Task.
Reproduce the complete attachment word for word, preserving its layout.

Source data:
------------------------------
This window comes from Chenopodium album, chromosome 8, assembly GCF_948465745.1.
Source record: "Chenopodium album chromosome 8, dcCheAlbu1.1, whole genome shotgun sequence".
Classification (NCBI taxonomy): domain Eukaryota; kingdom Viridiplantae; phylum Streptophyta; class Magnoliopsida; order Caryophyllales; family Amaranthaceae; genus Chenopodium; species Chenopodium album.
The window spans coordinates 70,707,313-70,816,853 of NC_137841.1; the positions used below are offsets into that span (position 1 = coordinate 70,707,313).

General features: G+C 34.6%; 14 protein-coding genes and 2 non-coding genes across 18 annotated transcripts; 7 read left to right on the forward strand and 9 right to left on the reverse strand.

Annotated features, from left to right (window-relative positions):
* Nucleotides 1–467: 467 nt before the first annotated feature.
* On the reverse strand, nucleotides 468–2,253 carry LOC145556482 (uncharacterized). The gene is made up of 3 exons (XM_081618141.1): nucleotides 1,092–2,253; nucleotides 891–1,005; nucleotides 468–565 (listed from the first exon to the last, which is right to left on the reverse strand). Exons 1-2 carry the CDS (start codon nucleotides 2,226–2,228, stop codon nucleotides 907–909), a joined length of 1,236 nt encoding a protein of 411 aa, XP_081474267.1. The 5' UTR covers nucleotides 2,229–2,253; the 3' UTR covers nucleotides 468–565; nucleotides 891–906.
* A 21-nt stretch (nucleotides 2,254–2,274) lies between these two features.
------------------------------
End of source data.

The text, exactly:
This window comes from Chenopodium album, chromosome 8, assembly GCF_948465745.1.
Source record: "Chenopodium album chromosome 8, dcCheAlbu1.1, whole genome shotgun sequence".
Classification (NCBI taxonomy): domain Eukaryota; kingdom Viridiplantae; phylum Streptophyta; class Magnoliopsida; order Caryophyllales; family Amaranthaceae; genus Chenopodium; species Chenopodium album.
The window spans coordinates 70,707,313-70,816,853 of NC_137841.1; the positions used below are offsets into that span (position 1 = coordinate 70,707,313).

General features: G+C 34.6%; 14 protein-coding genes and 2 non-coding genes across 18 annotated transcripts; 7 read left to right on the forward strand and 9 right to left on the reverse strand.

Annotated features, from left to right (window-relative positions):
* Nucleotides 1–467: 467 nt before the first annotated feature.
* On the reverse strand, nucleotides 468–2,253 carry LOC145556482 (uncharacterized). The gene is made up of 3 exons (XM_081618141.1): nucleotides 1,092–2,253; nucleotides 891–1,005; nucleotides 468–565 (listed from the first exon to the last, which is right to left on the reverse strand). Exons 1-2 carry the CDS (start codon nucleotides 2,226–2,228, stop codon nucleotides 907–909), a joined length of 1,236 nt encoding a protein of 411 aa, XP_081474267.1. The 5' UTR covers nucleotides 2,229–2,253; the 3' UTR covers nucleotides 468–565; nucleotides 891–906.
* A 21-nt stretch (nucleotides 2,254–2,274) lies between these two features.